Real Honey Checklist
What is REAL Honey?
Honey is literally bee vomit.
I mean… how strange is it that we indulge in jars of insect puke?
Okay, now that we’ve wrapped our heads around that, let’s talk about it more from a socially acceptable angle.
Honey is made by honeybees from the nectar of flowers, which they digest with special enzymes in their honey stomach before depositing in the wax cells of the honeycomb. It is harvested from honeybee hives by beekeepers, and it is usually used in tea or on toast, though there are many ways to enjoy.
Here are some more sweet facts about honey:
Each honey bee makes about 1/12 of a teaspoon of honey in its lifetime.
Honey is a complex carbohydrate with fructose, glucose, and 16-18% water.
Honey is one of the original superfoods in that it contains vitamins, minerals, proteins/enzymes, antioxidants, and even some amino acids.
Honey is antibiotic and can be used on wounds, for colds, or in cosmetics.
Honey’s composition varies depending on several factors including nectar source, soil, weather, beekeeper methods, etc.
There are many types of honey:
Single floral or Multi-floral
Raw Honey or Processed/heated/blended honey
Comb, Liquid, Crystalized, Creamed, Whipped, Flavored, Honeydew
Single Floral and Multi-Floral
To determine the type of flower in which honey is sourced from, there must be pollen present in the nectar. If you live in the United States, you have probably seen or tried clover honey. This would be an example of a single floral honey, where the honey is sourced from primarily one type of flower. Honeybees have an intuition about when certain flowers are in bloom, and when there is enough of one type of flower blooming at the same time, this is all the bees will forage. These specific times are called “nectar flows”, and if the beekeeper is also intuitive with the location of his hives and this timing, single floral honey can be achieved.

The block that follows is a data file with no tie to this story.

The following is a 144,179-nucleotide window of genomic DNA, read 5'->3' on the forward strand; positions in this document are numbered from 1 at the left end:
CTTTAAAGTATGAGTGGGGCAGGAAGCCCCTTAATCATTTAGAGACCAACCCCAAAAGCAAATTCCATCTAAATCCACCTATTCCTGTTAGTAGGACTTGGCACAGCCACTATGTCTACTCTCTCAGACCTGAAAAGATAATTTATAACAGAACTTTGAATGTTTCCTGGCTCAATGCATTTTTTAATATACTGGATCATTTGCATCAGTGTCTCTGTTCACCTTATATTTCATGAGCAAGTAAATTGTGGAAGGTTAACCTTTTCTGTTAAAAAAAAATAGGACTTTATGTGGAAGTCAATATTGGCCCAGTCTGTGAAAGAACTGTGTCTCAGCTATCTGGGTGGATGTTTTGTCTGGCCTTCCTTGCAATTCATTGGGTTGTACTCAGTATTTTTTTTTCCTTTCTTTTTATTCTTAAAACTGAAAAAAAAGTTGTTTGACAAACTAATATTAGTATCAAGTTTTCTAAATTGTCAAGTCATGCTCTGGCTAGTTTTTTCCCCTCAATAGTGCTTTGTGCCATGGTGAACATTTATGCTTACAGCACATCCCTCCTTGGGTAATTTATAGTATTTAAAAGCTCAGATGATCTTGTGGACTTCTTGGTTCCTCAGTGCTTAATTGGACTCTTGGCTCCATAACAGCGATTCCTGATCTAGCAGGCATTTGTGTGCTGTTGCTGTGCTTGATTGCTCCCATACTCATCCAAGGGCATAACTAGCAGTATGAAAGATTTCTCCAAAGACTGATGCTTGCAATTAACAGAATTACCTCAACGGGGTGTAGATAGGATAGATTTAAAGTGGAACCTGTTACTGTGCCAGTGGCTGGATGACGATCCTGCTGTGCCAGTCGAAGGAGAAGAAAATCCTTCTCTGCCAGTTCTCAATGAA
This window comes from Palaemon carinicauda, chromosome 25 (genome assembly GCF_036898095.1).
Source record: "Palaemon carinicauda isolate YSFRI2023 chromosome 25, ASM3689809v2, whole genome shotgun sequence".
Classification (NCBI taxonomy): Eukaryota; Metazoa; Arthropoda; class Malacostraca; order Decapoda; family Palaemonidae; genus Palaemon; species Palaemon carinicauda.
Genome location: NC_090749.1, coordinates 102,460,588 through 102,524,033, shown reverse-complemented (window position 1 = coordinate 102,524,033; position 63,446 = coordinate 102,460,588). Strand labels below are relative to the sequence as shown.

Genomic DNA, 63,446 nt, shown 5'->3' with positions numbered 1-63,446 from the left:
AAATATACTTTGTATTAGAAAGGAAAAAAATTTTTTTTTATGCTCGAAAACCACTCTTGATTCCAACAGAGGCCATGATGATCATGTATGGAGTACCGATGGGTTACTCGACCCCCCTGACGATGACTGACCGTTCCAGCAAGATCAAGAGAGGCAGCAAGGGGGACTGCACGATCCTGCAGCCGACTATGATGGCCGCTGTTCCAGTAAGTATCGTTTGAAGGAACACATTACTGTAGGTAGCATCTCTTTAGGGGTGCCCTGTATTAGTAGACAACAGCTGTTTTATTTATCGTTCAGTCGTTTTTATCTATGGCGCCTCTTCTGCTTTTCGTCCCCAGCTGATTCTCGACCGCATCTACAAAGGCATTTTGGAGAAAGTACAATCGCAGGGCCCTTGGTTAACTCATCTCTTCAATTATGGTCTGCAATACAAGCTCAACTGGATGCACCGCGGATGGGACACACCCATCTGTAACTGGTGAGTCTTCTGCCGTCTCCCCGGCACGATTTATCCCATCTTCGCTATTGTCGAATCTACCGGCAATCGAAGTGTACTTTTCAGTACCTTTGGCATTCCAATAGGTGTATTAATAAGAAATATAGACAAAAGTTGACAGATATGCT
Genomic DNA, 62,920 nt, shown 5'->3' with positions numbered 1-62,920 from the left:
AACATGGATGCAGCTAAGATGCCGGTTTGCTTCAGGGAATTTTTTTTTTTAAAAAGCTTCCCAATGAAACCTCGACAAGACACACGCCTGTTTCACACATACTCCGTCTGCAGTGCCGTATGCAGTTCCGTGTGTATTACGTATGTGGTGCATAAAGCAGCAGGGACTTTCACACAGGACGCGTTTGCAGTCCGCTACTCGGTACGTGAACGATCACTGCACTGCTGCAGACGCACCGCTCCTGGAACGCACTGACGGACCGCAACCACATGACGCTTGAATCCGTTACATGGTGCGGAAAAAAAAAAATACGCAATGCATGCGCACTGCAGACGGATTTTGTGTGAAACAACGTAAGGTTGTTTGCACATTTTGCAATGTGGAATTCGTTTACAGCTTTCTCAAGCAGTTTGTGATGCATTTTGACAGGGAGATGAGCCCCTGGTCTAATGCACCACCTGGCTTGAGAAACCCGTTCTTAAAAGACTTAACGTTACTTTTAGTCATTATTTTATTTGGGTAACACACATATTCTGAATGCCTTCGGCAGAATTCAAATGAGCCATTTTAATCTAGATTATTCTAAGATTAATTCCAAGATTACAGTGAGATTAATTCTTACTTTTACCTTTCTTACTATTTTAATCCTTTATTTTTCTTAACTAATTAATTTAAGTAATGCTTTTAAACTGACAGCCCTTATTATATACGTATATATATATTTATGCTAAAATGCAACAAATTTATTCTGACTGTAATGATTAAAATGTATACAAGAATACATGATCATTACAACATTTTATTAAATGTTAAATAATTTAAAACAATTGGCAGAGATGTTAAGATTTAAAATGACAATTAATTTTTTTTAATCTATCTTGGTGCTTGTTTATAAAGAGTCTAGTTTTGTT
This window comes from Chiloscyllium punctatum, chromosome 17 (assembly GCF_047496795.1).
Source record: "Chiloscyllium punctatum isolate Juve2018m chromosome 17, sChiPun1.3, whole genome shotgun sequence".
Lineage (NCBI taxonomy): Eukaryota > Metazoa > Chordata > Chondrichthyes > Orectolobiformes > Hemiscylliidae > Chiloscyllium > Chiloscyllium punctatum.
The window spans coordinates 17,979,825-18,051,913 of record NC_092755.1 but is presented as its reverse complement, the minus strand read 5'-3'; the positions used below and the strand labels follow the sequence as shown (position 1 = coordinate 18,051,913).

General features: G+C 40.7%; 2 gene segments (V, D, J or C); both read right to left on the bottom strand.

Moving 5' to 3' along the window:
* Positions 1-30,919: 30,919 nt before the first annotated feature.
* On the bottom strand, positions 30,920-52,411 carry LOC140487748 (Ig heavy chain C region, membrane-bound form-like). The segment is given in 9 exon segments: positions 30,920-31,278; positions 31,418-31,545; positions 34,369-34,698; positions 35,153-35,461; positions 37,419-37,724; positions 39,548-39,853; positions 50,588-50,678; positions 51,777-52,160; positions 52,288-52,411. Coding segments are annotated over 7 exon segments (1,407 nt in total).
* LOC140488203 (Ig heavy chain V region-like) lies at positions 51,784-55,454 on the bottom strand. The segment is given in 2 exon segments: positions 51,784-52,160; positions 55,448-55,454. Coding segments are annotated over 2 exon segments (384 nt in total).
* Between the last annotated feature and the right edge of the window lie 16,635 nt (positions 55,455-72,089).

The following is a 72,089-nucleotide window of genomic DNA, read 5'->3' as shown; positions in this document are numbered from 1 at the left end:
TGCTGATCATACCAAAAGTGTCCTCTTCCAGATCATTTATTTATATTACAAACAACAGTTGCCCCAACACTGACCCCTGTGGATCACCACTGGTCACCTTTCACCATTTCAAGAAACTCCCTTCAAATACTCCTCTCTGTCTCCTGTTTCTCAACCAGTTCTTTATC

Wildflower honey would be an example of multi-floral honey. The regional flora and season will determine the bouquet of nectar sourced for these kinds of honey. If the honey label doesn’t note the type of flowers foraged for the variety, typically it is a blend of many varieties of honey produced during the season the beekeeper harvested. Usually, the beekeeper will know most of the primary flowers contributing to their honey, so a quick call or email can add this information to your honey tasting experience.
Raw, Unheated, Unfiltered Honey, Always
I’m a real purist when it comes to honey. Straight outta the hive, still in the comb is how I like it best. And once you’ve tried this, there’s no going back to the little plastic bear bottle at the grocery store.
Whenever honey is heated it starts to lose its medicinal value. As does ultra-filtered honey, which removes any traces of pollen, wax, and propolis. Most store-bought honey is produced with these practices under the misleading advertising of “pure.”
Honey that is heated and over-filtered can be blended with other sweeteners like high fructose corn syrup and can go undetected on an international market. China sells its honey at such low costs with accusations of this practice, that the United States will not purchase any honey from there. However, that doesn’t mean that it doesn’t sneak its way in through other countries’ honeys, who may blend with Chinese honey (which shows no origin, because there is no pollen present).
The international honey market gets a little sticky when you start investigating. There’s enough there for a whole other blog.
The Organic Illusion
I WISH the honey you saw at your main chain grocery store that is labeled “Organic” really really was organic!
The truth is, honeybees forage from 3 to sometimes a 5-mile radius from their hive. That means for the honey to be truly organic, everything within a 5-mile radius would have to be 100% organic, either naturally or by practice. This also means that the practices of the beekeeper are meeting certain organic standards, like not using chemicals to treat the hives.
Organic land of this radius in the United States is hard to come by these days. Thus, most organic labeled honey will show to be sourced from places like Brazil or India, arriving here in plastic bottles. I mean, the unsustainable nature of shipping honey from that far away in plastic blows my mind. And then to label it “Organic”…like that makes it better?
I can’t say it enough. Don’t trust labels and Buy Local.